Monochrome Watches
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Klepcys Vertical Skeleton Tourbillon from Cyrus Watches

An unusual position for a tourbillon flanked by retrograde hours and minutes.

| By Tom Mulraney | 6 min read |

This is the Klepcys Vertical Skeleton Tourbillon from independent Swiss Manufacture Cyrus Watches (an evolution of last year’s model with a closed dial). It was unveiled at Baselworld last year and was without a doubt one of the more unusual watches I got hands-on with this year. It also offered my first glimpse into a brand that I must admit I knew little about before. Polarising in design, I found this to be a surprisingly fascinating watch, not least because of its unusual and highly technical construction. Not that I would expect any less from legendary watchmaker Jean-François Mojon who is responsible for the manufacturing side of things. Take a closer look and let me know your thoughts in the comments.

There’s not too much information available online about the origins of Cyrus Watches. From what I can piece together, the brand is owned by a very wealthy private Swiss family with a keen passion for watchmaking. Founded in 2010, its assembly workshop is located in Le Locle and overseen by Mojon. The brand states that the production of its watches is carried out entirely in-house. I have no way to independently verify this, so there may be some liberal use of marketing hyperbole going on, but I haven’t seen anything to suggest that this is not the case.

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In total, the brand offers seven different collections, some of which have limited production. The Klepcys Vertical Skeleton Tourbillon falls into this category. After the inaugural model presented at Baselworld 2018, there’s now a new model with an open dial, revealing most of the parts of the retrograde indications. We talk about highly limited watches here, with 5 pieces available in Gold & Titanium DLC, 5 pieces available in Gold and 5 pieces available in Titanium DLC. As you can see from the photos, I spent most of my time getting hands-on with the black-and-gold variation.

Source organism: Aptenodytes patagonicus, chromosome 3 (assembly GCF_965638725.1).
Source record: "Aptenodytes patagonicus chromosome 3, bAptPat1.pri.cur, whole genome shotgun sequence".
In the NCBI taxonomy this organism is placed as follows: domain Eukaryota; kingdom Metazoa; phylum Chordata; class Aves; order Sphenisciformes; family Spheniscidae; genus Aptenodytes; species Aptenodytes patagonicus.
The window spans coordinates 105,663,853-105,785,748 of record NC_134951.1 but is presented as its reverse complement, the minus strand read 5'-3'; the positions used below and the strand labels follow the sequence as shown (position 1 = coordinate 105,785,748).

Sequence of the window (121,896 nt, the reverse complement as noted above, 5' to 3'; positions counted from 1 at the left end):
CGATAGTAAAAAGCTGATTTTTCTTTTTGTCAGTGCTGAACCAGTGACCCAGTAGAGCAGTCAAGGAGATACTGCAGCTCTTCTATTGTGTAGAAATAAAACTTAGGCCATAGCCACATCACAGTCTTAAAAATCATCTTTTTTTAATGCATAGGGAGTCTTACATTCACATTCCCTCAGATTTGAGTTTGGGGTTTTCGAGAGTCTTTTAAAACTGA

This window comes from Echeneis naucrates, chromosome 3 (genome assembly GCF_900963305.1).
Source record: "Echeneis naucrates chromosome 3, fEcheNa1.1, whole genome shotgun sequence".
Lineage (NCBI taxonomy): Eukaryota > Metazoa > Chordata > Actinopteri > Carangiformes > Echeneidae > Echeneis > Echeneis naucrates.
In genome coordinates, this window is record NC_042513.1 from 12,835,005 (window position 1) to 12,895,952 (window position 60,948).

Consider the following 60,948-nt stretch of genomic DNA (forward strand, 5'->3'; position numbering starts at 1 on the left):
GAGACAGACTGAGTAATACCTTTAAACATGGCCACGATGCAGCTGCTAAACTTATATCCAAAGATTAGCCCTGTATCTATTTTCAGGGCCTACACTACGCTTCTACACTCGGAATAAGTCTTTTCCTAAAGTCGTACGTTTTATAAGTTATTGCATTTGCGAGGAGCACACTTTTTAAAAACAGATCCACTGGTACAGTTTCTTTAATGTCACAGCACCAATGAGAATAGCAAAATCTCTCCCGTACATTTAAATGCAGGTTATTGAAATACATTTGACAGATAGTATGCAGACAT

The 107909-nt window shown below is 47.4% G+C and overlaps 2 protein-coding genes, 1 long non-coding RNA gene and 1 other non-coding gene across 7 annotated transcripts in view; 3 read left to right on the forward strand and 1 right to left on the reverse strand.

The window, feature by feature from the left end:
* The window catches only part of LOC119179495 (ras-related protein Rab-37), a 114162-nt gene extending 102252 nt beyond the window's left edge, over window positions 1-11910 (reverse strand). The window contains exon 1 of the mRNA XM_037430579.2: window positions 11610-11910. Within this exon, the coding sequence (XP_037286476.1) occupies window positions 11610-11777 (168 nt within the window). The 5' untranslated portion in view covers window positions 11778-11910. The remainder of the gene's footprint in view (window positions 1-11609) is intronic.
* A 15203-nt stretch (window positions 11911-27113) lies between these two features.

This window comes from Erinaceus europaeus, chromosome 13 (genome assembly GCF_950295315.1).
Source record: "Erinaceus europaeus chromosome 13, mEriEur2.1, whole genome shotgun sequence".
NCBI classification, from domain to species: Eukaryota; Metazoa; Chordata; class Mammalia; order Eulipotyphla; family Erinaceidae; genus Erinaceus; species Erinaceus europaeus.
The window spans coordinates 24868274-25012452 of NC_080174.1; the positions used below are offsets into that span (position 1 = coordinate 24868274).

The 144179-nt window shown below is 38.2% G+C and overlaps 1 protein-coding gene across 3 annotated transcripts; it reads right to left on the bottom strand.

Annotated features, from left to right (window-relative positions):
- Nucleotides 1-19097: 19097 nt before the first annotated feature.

The Dial

The key talking point of the Klepcys Vertical Skeleton Tourbillon is, of course, the vertical tourbillon. I don’t think I’ve ever seen anything quite like it (except recently with FP Journe) and I have to admit it is rather visually impressive – if a little over-the-top for my tastes. As you can see, it is set in the middle of the dial on a vertical axis and supported by an arched vertical bridge. If you look closely you can see that the seconds are displayed in five-second increments on the outer periphery. It almost calls to mind a tiny Ferris wheel.

According to CYRUS, the decision to set the tourbillon cage at a 90° angle was taken following research by the brand’s in-house technical team on the positions of the watch over the course of 24 hours. They believe that putting the tourbillon cage at this angle allows it to remain vertical in most cases. As a result, the cage containing the entire regulating mechanism (balance wheel, escapement and pallet fork) rotates more effectively, thus offsetting the negative effects gravity has on the balance and further improving precision.

Whether that increase in precision is meaningful or not, I can’t say. What I can say though is that the vertical layout allows you to appreciate the design and construction of the tourbillon in a way that is just not possible with a more standard horizontal placement.

The bridge supporting it is quite impressive too. Made from gold or black DLC depending on the version, it is decorated using a “microbillage” (micro beading) technique, which gives it a glossy satin finish. It also boasts bevelled, polished edges. It has a very sculptured look to it that I found quite appealing. Again, way too over-the-top and large for my tastes but I can appreciate it for what it is.